Another dispute over "open and obvious"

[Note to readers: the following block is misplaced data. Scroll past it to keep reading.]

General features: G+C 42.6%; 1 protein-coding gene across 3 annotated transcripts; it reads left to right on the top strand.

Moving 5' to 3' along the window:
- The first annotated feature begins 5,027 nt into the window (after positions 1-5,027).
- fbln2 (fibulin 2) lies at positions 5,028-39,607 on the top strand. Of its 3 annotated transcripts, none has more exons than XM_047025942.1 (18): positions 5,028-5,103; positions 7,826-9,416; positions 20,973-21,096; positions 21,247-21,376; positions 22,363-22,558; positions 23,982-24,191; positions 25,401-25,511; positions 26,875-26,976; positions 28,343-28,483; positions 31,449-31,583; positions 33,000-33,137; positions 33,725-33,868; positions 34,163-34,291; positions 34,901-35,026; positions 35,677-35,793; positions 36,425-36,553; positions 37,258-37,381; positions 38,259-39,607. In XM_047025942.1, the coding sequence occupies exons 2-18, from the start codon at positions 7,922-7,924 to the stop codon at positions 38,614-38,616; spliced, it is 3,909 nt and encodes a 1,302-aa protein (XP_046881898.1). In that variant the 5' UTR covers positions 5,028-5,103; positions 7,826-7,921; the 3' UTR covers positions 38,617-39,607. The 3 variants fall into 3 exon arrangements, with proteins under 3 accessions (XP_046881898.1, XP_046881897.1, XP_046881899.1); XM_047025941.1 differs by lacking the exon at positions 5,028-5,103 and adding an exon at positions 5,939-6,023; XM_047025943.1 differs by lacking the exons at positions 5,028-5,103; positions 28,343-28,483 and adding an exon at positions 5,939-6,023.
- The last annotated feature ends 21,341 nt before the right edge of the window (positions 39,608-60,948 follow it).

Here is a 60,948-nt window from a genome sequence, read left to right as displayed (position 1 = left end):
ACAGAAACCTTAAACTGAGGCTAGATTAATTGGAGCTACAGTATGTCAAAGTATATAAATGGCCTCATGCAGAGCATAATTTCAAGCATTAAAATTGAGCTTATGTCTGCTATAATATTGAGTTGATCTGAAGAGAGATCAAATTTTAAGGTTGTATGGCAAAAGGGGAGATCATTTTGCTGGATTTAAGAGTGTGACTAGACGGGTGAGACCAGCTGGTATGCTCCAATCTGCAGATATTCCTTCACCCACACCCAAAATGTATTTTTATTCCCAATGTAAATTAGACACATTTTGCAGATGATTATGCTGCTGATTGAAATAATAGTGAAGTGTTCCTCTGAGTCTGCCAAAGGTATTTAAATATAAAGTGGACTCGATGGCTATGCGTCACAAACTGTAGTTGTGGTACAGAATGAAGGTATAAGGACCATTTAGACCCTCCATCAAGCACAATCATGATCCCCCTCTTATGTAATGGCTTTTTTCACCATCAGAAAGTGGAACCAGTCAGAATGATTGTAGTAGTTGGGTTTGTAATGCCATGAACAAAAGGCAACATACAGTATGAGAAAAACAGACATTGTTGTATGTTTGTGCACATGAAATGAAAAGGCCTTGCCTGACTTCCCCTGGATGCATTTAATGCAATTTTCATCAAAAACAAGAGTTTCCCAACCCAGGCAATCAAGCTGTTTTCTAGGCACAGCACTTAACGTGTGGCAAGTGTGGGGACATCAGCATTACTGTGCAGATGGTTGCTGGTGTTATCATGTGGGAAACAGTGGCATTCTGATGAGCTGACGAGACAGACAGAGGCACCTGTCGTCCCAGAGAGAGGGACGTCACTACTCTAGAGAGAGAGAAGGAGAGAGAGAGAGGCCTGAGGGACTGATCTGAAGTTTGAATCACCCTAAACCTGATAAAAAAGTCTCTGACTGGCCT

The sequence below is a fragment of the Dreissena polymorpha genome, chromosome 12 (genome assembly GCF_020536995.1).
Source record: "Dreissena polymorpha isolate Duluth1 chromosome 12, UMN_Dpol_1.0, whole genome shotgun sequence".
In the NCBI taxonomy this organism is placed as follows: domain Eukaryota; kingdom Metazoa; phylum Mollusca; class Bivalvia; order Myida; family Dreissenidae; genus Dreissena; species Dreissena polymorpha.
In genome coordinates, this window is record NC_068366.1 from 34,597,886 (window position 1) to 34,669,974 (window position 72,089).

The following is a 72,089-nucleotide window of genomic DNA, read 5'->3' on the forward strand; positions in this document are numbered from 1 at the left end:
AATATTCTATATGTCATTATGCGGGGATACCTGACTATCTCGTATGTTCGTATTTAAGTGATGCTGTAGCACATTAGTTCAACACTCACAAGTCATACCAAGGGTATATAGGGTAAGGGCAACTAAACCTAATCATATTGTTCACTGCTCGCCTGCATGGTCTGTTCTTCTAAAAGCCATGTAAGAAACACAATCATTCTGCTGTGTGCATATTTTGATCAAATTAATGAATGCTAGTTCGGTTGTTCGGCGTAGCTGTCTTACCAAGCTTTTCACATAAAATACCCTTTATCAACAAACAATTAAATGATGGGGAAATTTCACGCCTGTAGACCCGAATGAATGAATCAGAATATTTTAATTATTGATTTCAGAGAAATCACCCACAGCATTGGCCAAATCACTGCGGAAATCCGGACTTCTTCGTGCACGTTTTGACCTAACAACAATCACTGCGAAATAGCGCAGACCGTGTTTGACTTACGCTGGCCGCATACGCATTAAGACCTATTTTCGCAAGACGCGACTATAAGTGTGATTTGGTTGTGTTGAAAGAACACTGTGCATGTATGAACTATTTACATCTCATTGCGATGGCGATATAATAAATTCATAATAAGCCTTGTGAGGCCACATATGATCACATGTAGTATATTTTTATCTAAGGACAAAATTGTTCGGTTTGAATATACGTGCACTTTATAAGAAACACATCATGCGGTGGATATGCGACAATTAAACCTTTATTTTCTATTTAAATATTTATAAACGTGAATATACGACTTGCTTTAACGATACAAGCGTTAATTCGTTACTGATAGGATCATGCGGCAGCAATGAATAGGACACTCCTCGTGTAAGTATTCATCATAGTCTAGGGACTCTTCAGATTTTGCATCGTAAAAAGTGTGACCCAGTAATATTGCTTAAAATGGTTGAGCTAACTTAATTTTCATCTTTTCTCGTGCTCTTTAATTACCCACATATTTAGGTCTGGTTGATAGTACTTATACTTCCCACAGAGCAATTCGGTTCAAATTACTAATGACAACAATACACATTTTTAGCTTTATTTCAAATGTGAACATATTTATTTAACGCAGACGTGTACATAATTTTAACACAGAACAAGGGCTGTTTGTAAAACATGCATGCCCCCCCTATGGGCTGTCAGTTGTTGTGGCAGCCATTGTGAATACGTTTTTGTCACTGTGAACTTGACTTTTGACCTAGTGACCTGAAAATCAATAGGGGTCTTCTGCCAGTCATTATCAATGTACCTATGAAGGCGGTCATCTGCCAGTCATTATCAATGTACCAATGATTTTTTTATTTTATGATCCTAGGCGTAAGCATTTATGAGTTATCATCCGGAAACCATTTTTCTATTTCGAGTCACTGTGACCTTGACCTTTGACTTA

In Robertson v. Mike's Used Cars, the Plaintiff filed suit after she allegedly fell on black ice in the Defendant's car lot. She claimed that she had asked one of the Defendant's employees if she could check the odometer on a vehicle she was interested in, and she claimed that the employee had encouraged her to do so. The employee disputed this claim and testified that he had told the Plaintiff she could not inspect the vehicle because he hadn't finished cleaning the slippery lot and spreading salt.The majority of the Court of Appeals held that the used car lot owed the injured woman no duty to make its premises safe, because the ice that caused her injury was "open and obvious". The dissenting judge disagreed with this conclusion and would have held that , given the widely-divergent testimony, there was a question of fact to be determined by the jury. The dissenting judge noted that if the jury accepted the Plaintiff's account of the incident, the employee owed her the duty to caution her about the icy conditions, since he was aware of the potential hazard and should have recognized that the Plaintiff might not observe the "black ice".